Tyler Farr

Redneck Crazy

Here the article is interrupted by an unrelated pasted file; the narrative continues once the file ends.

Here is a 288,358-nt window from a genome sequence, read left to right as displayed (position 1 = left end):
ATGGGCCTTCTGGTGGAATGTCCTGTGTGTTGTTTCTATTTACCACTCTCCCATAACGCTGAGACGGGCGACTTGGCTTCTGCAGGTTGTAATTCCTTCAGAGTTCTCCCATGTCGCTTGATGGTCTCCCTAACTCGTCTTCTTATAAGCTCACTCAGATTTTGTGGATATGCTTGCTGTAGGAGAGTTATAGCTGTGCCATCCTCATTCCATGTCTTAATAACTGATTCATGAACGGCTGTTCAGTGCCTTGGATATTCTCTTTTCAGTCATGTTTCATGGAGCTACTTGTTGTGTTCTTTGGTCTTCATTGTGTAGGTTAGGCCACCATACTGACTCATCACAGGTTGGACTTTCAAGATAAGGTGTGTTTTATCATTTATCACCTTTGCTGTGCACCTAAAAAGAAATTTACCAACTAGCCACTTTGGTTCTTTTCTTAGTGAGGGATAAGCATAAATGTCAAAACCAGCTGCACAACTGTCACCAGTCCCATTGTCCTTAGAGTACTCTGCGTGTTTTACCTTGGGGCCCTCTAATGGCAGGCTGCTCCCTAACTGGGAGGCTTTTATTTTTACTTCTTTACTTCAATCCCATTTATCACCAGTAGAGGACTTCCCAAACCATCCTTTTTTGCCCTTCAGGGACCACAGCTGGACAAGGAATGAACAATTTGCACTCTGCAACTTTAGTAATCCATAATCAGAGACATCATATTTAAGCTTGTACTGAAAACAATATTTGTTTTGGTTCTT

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Tyler Farr may indeed be Redneck Crazy on his 2013 debut for Columbia Nashville, but his definition of redneck doesn't quite belong to the backwoods. Farr may not be a grinning, unrepentant bro the way that Luke Bryan and his ilk are, but he's not far removed, not with his arsenal of songs about beer, tiny bikinis, hot messes, and trucks, along with his preference for crisp, shiny beats that don't do a particularly good job of disguising their debt to hip-hop. Redneck Crazy is peppered with cornpone raps -- the chant-along statement of purpose "Chicks, Trucks and Beer" and its equal "Makes You Wanna Drink" -- and its sound belongs not to the sticks but the suburbs, where redneck is as much a fashion statement as it is a way of life. The big, bright bustle of Redneck Crazy is appealing in its unabashed pop aspirations -- it's so successful that the Jamey Johnson-aping guitar-and-voice closer "Living with the Blues" feels transported in from another album, possibly another era -- and that's partially due to Farr's everyday everyman voice. He puts on airs that he's dirty and greasy, and spends roughly half of the album singing about drinking, but he always sounds freshly showered and eminently respectable, the kind of guy who would address an officer of the law with a "yes sir." This inherent politeness does mean his rowdy redneck ways feel a bit like schtick, but it's a good act performed with enough cheer that Farr's slickness sells Redneck Crazy whenever the tunes drift toward the generic.

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